We see all these things and we react, be it with envy, jealousy, a snicker or boredom. Some worship at the altar of it.

In episode 1 I asked you guys to send in the thing you fear the most, but only using eight words to do it. I got some brilliant answers, some similar to my own and some that, well, may not be suitable to mention in this podcast. Let’s just say there are certain places you shouldn’t put a toy car. And thank you to ladieslad79@hotmail.com for sending that one in. Trolls are a vital part of the internet and I endorse them wholeheartedly.

But one in particular came from Carlie, who got in touch and shared a fear that is, for most people, fundamental in our decision making around taking risks, happiness and fulfillment. I’m going to use more than eight words to say it but Carlie’s fear was this:

What if i take a risk and the grass isn’t greener?

OK, that was totally too dramatic, but it’s so goddamn true. For so many of us it’s a killer. What if I go broke? What if I lose something precious to me? What if I fail so badly that my entire life falls apart? What if, what if, what if.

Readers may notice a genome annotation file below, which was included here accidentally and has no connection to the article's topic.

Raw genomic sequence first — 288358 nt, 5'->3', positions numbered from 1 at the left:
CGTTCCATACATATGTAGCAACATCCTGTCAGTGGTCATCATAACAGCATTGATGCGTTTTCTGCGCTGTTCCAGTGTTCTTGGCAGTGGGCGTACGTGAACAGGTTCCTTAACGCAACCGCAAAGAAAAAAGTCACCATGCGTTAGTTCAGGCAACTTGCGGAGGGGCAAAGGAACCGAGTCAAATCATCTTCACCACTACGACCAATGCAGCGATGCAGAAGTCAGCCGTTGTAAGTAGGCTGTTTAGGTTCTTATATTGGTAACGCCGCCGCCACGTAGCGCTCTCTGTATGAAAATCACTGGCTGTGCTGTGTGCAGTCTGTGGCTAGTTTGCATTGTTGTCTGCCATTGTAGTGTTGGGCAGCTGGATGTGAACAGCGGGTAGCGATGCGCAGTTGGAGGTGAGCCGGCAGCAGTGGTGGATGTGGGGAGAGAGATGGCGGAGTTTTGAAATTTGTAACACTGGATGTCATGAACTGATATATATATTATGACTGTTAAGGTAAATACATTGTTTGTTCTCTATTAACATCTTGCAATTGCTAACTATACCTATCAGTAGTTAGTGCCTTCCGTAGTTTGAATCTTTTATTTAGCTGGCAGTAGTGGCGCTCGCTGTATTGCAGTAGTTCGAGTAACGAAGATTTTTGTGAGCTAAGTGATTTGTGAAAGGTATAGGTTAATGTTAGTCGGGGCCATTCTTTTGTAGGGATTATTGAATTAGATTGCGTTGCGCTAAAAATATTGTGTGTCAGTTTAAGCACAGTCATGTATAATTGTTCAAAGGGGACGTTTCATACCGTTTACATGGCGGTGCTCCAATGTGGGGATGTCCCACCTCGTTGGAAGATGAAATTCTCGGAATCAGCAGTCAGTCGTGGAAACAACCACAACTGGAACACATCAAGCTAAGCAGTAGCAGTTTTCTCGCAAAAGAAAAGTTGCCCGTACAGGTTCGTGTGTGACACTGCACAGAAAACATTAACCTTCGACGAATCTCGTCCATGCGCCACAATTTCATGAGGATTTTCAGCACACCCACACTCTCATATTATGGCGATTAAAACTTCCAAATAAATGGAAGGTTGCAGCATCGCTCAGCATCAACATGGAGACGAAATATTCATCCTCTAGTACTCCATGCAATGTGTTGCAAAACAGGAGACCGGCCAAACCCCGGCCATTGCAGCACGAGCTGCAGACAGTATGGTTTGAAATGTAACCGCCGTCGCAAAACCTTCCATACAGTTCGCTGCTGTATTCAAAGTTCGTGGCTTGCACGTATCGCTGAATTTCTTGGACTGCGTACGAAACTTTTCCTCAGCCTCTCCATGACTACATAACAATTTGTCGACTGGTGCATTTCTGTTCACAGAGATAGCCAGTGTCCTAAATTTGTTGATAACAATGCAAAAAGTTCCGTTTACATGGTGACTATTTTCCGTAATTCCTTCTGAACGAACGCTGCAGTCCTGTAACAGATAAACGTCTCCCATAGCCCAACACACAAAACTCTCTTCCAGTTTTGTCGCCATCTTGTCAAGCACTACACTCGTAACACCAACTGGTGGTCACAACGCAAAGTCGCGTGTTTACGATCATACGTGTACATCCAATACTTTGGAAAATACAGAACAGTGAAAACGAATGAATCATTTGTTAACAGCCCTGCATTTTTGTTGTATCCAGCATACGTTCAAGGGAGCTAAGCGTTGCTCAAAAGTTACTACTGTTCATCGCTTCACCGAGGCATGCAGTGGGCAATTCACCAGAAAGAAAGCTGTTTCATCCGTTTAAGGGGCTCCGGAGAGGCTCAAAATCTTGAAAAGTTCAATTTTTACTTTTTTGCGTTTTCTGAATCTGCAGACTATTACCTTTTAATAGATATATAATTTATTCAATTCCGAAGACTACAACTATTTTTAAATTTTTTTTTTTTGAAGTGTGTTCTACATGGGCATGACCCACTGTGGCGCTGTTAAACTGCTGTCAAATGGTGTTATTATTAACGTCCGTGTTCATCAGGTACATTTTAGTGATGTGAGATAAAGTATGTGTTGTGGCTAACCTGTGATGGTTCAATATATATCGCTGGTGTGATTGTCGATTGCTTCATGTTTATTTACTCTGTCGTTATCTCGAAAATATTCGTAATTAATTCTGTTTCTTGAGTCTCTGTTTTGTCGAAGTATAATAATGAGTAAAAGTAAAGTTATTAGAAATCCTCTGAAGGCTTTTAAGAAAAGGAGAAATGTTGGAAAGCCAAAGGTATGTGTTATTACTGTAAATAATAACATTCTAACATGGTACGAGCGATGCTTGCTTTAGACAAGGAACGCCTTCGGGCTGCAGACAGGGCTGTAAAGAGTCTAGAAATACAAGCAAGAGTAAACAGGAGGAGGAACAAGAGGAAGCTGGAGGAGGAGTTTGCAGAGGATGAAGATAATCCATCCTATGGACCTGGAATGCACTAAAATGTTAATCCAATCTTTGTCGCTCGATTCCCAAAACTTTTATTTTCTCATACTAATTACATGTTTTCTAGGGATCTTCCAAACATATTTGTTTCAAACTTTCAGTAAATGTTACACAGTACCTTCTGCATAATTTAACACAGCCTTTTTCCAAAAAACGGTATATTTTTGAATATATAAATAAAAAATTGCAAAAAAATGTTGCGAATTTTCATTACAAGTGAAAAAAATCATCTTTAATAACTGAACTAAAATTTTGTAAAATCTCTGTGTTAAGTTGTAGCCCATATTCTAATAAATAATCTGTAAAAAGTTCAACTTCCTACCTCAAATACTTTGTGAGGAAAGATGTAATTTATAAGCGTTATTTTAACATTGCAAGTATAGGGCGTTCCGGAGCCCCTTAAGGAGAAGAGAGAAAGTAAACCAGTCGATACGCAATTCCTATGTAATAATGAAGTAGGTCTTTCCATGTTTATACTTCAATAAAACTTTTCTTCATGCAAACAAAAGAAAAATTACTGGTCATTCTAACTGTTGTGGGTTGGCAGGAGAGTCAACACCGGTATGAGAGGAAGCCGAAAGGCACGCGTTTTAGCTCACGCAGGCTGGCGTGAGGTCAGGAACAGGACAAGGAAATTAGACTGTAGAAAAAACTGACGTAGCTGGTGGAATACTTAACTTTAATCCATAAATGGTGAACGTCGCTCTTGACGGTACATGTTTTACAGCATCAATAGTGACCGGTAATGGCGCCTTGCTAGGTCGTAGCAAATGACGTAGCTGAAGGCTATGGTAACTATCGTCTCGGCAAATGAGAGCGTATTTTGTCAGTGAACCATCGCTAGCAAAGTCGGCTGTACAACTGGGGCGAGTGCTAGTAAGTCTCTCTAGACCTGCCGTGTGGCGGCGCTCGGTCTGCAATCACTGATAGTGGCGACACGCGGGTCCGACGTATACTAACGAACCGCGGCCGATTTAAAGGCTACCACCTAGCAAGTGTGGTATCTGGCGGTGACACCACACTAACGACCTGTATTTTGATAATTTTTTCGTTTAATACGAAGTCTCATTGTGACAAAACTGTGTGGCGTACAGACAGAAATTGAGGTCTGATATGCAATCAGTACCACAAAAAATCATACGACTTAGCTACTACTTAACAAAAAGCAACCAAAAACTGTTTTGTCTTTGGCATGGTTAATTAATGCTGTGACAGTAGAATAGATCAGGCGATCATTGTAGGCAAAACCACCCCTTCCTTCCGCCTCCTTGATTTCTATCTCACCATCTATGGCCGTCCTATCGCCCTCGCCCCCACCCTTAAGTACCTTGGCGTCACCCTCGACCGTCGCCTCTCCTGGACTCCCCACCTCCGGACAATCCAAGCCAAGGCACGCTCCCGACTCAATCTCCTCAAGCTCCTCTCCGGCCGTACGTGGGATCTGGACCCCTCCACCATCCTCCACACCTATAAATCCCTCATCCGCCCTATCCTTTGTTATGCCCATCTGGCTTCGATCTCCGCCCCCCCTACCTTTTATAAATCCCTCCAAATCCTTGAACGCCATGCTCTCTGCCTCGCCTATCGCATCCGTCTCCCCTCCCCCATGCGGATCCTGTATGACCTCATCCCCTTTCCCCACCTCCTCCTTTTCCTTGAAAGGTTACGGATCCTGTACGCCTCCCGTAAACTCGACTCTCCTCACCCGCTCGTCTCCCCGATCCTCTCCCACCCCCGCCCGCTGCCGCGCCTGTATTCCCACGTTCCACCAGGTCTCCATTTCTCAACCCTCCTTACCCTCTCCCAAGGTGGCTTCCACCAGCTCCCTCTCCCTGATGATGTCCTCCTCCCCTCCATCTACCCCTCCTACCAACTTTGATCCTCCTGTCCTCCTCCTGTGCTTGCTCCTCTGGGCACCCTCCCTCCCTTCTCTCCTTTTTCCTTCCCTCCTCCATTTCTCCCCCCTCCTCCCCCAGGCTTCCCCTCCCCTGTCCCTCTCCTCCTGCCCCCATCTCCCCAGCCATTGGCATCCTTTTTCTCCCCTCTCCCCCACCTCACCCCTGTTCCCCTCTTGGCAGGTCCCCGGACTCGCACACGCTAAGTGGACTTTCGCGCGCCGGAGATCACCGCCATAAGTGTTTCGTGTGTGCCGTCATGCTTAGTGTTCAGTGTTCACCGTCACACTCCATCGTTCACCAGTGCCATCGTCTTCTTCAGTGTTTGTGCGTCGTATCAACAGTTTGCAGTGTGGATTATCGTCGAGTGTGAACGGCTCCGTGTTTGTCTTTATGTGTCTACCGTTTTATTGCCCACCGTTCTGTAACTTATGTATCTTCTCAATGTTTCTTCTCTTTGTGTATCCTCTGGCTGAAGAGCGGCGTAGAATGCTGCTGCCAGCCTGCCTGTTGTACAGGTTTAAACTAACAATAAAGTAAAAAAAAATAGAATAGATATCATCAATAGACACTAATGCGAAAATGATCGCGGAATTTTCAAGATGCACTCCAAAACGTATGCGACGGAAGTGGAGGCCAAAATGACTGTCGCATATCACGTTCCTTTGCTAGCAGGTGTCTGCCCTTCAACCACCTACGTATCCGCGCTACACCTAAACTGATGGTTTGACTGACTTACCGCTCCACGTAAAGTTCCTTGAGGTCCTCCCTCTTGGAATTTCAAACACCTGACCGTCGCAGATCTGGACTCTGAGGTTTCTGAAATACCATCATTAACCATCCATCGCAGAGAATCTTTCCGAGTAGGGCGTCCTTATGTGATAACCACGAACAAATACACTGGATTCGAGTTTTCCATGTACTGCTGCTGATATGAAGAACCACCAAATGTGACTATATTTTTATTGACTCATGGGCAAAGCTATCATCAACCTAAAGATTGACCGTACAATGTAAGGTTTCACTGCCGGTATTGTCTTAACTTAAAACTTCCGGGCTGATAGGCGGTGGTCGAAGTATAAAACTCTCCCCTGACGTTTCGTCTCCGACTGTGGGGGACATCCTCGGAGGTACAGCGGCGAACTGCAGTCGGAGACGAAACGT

But it did get me thinking. What is it about the grass being greener that we’re so attached to? Is it as simple as suggesting things might be marginally worse or is it that things could get a lot worse? What is the level of greenness we’re willing to accept? How do we even judge the greenness of the grass? Why do we even care and what drives this fear?

So I started digging. It turns out the original fat man himself, Buddha, had a red-hot take on this that has probably graced a million Pinterest boards throughout history. Buddha, in between bites of a huge bowl of roghan josh no doubt, said that the key to happiness was pretty simple: learn to want what you have and not want what you don’t have.